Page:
Coding tips to help your practice integrate behavioral health

Andis Robeznieks , Senior News Writer

The need to improve patient access to mental and behavioral health services is undeniable, and tools from the AMA and others are available to help primary care practices integrate these services into their workflow and ensure they are properly paid for these services.

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When Northwestern Medicine needed to provide greater access to behavioral health services for its Chicago-area patients, it did so by developing a collaborative care model that allows patients to get the care they need and eliminates some of the insurance payment issues that often create barriers to access.

“Our psychiatrists are swamped and more patients need psychiatric support than we have psychiatrists,” Jacob Atlas, a senior practice manager in Northwestern’s psychiatry department, said during an AMA webinar, “Behavioral Health Billing & Coding 101: How to Get Paid.”

Collaborative care creates opportunities to provide patients with access to services they were not receiving before, Atlas explained.

“It’s really exciting stuff,” he said.



The AMA webinar gives physician practices and health systems a broad introduction to behavioral health coding to help them get properly paid for such services. It is the second installment of the Behavior Health Integration (BHI) Collaborative’s Overcoming Obstacles webinar series.

The AMA and seven other leading physician organizations established the BHI Collaborative to serve as a vehicle for catalyzing effective and sustainable behavioral health care into physician practices. Learn about AMA efforts to improve behavioral health, amid COVID-19 and beyond. 

The behavioral health services discussed in the webinar fall into nine categories of the AMA Current Procedural Terminology (CPT®) code set, Leslie Prellwitz, the AMA’s director of CPT content management and development, said during the webinar.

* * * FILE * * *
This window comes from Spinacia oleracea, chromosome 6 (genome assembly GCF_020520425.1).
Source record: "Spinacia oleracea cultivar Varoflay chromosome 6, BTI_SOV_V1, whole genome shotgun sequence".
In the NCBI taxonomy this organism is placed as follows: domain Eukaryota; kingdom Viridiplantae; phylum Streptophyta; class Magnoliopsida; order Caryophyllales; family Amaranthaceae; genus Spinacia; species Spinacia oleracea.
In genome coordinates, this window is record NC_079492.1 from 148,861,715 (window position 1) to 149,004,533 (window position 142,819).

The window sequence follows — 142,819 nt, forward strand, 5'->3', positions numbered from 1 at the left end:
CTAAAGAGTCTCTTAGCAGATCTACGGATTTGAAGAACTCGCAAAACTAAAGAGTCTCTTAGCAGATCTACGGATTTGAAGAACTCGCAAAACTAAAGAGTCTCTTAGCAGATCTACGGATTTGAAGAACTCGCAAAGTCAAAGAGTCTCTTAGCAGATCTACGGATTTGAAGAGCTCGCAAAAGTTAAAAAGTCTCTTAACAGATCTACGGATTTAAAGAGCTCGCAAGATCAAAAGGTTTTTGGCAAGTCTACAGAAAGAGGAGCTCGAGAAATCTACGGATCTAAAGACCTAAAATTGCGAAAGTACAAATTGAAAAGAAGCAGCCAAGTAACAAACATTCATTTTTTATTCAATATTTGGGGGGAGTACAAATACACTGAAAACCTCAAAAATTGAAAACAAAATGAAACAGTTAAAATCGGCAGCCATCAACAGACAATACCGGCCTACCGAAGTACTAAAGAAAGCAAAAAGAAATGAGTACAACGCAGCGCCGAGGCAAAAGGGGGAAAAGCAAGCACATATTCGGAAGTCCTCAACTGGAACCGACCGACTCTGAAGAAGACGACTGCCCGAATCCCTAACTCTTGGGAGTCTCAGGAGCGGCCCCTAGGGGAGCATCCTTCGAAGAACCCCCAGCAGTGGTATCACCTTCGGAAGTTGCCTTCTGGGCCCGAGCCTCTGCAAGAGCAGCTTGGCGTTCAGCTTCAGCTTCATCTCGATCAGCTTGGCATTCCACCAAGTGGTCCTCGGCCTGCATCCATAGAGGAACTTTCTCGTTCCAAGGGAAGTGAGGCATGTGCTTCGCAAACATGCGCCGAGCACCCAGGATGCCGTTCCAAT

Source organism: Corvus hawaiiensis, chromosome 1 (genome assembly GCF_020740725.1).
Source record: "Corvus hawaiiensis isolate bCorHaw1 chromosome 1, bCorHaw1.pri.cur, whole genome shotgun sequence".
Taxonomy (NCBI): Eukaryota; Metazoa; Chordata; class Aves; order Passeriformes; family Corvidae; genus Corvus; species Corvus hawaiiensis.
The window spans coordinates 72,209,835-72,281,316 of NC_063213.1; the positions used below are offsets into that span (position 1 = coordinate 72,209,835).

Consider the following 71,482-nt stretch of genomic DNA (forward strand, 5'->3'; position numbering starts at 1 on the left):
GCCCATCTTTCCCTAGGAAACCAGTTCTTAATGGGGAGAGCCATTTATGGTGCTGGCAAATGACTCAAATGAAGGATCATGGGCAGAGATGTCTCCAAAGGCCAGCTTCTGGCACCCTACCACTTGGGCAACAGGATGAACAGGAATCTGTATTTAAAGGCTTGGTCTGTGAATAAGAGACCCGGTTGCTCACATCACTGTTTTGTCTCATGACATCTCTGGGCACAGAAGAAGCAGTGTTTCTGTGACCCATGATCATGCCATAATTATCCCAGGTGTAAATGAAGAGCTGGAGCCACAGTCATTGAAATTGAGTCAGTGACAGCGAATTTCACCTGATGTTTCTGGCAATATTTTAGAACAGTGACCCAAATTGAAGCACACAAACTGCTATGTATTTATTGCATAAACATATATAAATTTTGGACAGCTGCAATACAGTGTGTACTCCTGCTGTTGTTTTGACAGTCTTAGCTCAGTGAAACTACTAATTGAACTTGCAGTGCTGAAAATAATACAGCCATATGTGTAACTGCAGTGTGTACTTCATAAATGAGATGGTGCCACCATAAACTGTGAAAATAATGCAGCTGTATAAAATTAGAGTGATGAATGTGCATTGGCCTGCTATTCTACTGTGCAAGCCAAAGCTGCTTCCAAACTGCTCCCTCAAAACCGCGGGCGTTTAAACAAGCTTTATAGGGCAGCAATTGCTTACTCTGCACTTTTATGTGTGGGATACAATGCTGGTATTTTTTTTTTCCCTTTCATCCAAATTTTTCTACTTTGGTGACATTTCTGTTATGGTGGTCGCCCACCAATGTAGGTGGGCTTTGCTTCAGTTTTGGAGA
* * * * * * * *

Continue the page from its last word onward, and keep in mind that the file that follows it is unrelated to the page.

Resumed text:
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Prellwitz described how Northwestern’s collaborative care model and the co-located model, which has on-site behavioral health clinicians working within a physician practice, serve as “continuum of structure” bookends for integrating behavioral and medical health services to provide overall health care.

For physicians thinking about how to structure and code for behavioral health services into their practices, Prellwitz noted that they will probably find some variance in between these two archetypes.

On the co-location side are codes addressing preventive medicine and behavior change interventions that aim to change harmful behavior before it creates a medical problem. Preventive services covered here include counseling risk-factor reduction and behavior change interventions that promote health and can prevent illness or injury. Meanwhile, the interventions are connected to a medical condition that is related to or exacerbated by behavior.

The next two groups of codes cover psychotherapy as part of evaluation and management services and developmental and behavioral screening. Moving closer to the collaborative care end of the continuum are codes for adaptive behavior services and health behavior assessment and intervention.

The assessment and intervention codes were described by Prellwitz as “a blend of the medical and psychological issues” and an acknowledgment that behavioral health issues cannot always be treated in isolation and a whole gamut of services may be needed.

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Finally, there are codes for general behavioral health integration care management, psychiatric collaborative care management, and cognitive assessment and care plan services. “You have a physician or another qualified health professional guiding the work of a defined team,” Prellwitz said.

Northwestern’s program uses the psychiatric collaborative care management codes to cover communication between the patients and the primary physician, communication to the behavioral care manager from both the patient and the primary care physician, and communication between the care manager and a consulting psychiatrist.

“The majority of this is done over the phone—and that was even before COVID,” Atlas said. “Every encounter is billable. Anything that can be described as the ‘provision of behavioral health’ is technically allowable as a billable service. …The insurance barrier to treatment is basically zero.”

He acknowledged that collaborative care can be “complex to navigate,” but he encouraged webinar viewers to investigate whether it could work for them.

“This is different from the health care we’re used to seeing in an outpatient setting,” Atlas said. “It allows us to offer our patients so much additional clinical benefit.”